August 11, 1992 |
An Air Force F-15E fighter jet crashed in the Nevada desert northeast of Las Vegas on Monday, killing both fliers on board, officials here said. A helicopter from Nellis' 66th Air Rescue Squadron flew to the crash site, about 80 miles northeast of Las Vegas, where officials confirmed that the crash killed the pilot and the electronic systems operator, Maj. Greg Kreis said. The fliers were assigned to the 57th Fighter Wing at Nellis.
July 23, 1992 |
A private plane carrying a Lake Forest couple plummeted hundreds of feet when the engine quit as they were approaching a Las Vegas airport, the pilot and authorities said. Twelve-year pilot Rocco DeRobertis and Patricia DeRobertis were taken from McCarran International Airport to University Medical Center in Las Vegas with minor injuries after the 11:55 a.m. crash, an airport spokesman said.
January 15, 1992 |
Authorities on Tuesday identified the seven Southern California residents who were killed in a weekend plane crash minutes after takeoff from Las Vegas. The Clark County coroner's office identified the victims as George Derenia, 57, of Palos Verdes Estates; Dennis Derenia, 37, of Lomita; Phyllis Rose, 69, of El Toro; Brad Rose, 34, of El Toro; Carol Hubbell, 38, of El Toro; Nancy Osten, 33, of Newport Beach, and Susan Love, 58, Torrance.
CALIFORNIA | LOCAL
January 15, 1992 |
A Lake Forest woman and two of her grown children, both from Orange County, were among seven people identified Tuesday as victims of a weekend plane crash after her annual birthday trek to Las Vegas. Federal aviation authorities worked Tuesday to determine what caused the private plane to fall 4,000 feet shortly after takeoff and crash into the foothills of Mt. Potosi, 12 miles southwest of Las Vegas. The twin-engine plane, scheduled to land at Torrance Municipal Airport at 8 p.m.
January 14, 1992 |
Authorities said they may be able to confirm today the number of people killed in the fiery crash of a private plane en route from Las Vegas to Southern California. Seven people were believed killed based on evidence at the scene and contact with friends and relatives of those apparently on the plane, Ron Flud, Clark County coroner, said Monday afternoon. "We just won't know for sure until we check dental records, etc.," Flud said. Flud said the victims were all adults.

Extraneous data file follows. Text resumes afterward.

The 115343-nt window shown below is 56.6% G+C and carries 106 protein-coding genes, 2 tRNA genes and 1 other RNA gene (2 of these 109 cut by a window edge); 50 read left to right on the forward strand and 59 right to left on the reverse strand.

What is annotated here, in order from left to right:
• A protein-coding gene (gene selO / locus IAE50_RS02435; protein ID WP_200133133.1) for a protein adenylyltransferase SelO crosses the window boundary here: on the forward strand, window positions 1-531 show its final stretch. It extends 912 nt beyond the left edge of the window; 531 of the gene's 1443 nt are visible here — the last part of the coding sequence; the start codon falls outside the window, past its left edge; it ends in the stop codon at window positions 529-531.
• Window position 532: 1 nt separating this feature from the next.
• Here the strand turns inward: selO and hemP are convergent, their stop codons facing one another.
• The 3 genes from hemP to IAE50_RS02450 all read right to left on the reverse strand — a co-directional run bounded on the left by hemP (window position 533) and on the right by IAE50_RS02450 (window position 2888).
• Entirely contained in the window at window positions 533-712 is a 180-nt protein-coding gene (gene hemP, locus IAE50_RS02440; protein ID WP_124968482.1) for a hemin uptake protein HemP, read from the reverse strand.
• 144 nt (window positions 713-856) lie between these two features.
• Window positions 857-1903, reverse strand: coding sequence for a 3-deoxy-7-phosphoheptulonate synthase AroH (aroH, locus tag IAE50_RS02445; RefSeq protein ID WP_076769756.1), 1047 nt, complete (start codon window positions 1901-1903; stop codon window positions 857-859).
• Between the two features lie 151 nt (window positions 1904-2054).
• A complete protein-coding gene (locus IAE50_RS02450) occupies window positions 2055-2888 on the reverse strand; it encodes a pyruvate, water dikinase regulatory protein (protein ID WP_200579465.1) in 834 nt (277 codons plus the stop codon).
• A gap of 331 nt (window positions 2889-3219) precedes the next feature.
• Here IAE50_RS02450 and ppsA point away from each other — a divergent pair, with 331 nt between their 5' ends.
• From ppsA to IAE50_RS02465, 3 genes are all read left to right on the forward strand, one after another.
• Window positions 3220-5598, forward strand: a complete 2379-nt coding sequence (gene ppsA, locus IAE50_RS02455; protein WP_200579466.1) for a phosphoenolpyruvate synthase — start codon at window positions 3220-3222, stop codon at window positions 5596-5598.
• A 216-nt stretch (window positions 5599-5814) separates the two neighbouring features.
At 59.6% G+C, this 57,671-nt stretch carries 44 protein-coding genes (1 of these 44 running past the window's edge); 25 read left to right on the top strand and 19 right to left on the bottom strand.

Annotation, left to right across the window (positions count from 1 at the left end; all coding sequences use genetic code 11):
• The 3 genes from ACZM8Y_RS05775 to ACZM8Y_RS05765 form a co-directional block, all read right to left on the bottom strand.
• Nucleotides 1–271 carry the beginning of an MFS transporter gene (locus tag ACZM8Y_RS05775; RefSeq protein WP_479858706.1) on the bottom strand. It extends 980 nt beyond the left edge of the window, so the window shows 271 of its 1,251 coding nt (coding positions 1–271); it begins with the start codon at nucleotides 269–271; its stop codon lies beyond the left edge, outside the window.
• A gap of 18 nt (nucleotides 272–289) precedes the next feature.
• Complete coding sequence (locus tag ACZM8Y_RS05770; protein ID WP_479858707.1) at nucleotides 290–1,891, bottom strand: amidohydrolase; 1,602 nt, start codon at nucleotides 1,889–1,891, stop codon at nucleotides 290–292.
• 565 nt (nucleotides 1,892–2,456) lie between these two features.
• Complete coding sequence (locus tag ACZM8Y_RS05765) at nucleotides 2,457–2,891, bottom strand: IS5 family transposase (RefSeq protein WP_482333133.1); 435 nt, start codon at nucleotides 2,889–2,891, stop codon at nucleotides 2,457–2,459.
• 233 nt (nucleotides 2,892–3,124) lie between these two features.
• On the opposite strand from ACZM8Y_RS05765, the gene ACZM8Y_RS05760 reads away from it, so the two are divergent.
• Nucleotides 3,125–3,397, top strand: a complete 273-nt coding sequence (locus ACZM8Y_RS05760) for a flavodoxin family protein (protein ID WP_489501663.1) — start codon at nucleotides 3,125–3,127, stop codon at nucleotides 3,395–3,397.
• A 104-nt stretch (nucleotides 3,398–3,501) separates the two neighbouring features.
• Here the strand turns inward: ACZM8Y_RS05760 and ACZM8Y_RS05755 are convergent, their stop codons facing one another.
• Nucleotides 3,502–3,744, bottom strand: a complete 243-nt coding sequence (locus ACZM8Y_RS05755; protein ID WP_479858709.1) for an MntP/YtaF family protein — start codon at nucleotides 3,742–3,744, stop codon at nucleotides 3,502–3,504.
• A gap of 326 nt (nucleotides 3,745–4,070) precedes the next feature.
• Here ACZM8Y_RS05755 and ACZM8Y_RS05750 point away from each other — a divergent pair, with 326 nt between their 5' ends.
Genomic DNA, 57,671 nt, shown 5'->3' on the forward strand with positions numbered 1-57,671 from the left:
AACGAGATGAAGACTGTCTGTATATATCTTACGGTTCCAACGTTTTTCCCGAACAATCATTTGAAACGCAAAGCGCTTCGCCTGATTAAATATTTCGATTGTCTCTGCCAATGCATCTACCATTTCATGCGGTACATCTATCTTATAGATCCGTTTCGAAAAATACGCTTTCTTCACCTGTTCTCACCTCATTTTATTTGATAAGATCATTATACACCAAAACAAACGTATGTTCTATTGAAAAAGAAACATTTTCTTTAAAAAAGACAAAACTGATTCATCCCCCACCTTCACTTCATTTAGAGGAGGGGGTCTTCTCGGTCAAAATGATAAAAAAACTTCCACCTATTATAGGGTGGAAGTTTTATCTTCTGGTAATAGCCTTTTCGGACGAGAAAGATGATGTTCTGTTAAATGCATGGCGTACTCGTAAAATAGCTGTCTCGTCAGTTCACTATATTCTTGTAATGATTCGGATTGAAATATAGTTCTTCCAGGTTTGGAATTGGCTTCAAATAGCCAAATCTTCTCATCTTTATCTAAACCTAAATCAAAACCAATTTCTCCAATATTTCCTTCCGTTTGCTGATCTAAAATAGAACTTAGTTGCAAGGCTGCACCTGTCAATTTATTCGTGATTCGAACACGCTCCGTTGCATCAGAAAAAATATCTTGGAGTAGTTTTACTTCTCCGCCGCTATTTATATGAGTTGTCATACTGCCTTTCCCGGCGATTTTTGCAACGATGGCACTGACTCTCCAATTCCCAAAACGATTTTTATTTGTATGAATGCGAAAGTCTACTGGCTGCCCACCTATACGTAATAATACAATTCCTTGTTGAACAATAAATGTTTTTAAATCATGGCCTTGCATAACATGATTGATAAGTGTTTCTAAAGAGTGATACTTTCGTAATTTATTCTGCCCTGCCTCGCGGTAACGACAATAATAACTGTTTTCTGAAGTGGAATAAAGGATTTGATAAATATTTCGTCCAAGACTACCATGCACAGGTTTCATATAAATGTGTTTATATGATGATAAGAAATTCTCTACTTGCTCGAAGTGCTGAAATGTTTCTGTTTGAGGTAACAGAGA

December 11, 1991 |
A plane carrying five people back from a sightseeing tour of the Grand Canyon went down Tuesday night in an area where rain and snow were reported, authorities said. It was unclear if the plane, a twin-engine Piper Navajo Chieftain, had crashed or made a safe landing after it disappeared from radar screens at about 4 p.m. Signals were picked up from the plane's emergency locater transmitter, said Karen Whitney, a spokeswoman for the National Park Service. Crews were searching the Mt.
September 4, 1990 |
Lieutenant governor candidate Sue Wagner and state treasurer candidate Bob Seale were injured in a plane crash Monday on the eve of Nevada's primary election. Seale's wife was believed killed. Churchill County Sheriff Bill Lawry said the Republican candidates, both of Reno, were among five people aboard a twin-engine Cessna 411 that crashed shortly after takeoff from the Fallon, Nev., municipal airport, about 60 miles east of here. Sources said Seale's wife, Judy, was killed in the crash.
July 2, 1990 |
A Southern California pilot escaped serious injury when his small plane crashed about a mile short of the runway at Las Vegas' McCarran International Airport. The plane skidded across vacant lots and halted about 20 feet from a concrete wall. Authorities said the pilot, Donald Morrill, 57, of Highland, near San Bernardino, radioed the tower that he was running low on fuel. He was hospitalized in stable condition with face and ankle injuries. The plane was flying from Utah to California.
September 16, 1989
Errol Roberson, a 49-year-old bush pilot from Warrenton, Ore., was killed at the 26th annual National Championship Air Races Friday at Reno when his Formula One airplane flew into a thermal whirlwind, disintegrated and crashed. Roberson's speed was estimated at between 250 and 260 m.p.h. Witnesses said one wing and the tail of the plane broke off in the air, and that the fuselage cartwheeled along the ground until only small pieces remained.
April 7, 1989 |
Two U.S. Air Force jet aircraft crewmen killed while flying simulated combat missions on the sprawling Nellis Air Force Base gunnery range were identified Thursday as 1st Lt. Robert E. Boland Jr., the pilot, and Capt. James A. Gleason, weapons officer. The Air Force said Boland, 25, of Columbus, Miss., and Gleason, 32, of Dayton, Ohio, were participating in an exercise staged out of Nellis Air Force Base when their plane crashed Wednesday afternoon about 60 miles southeast of Tonopah.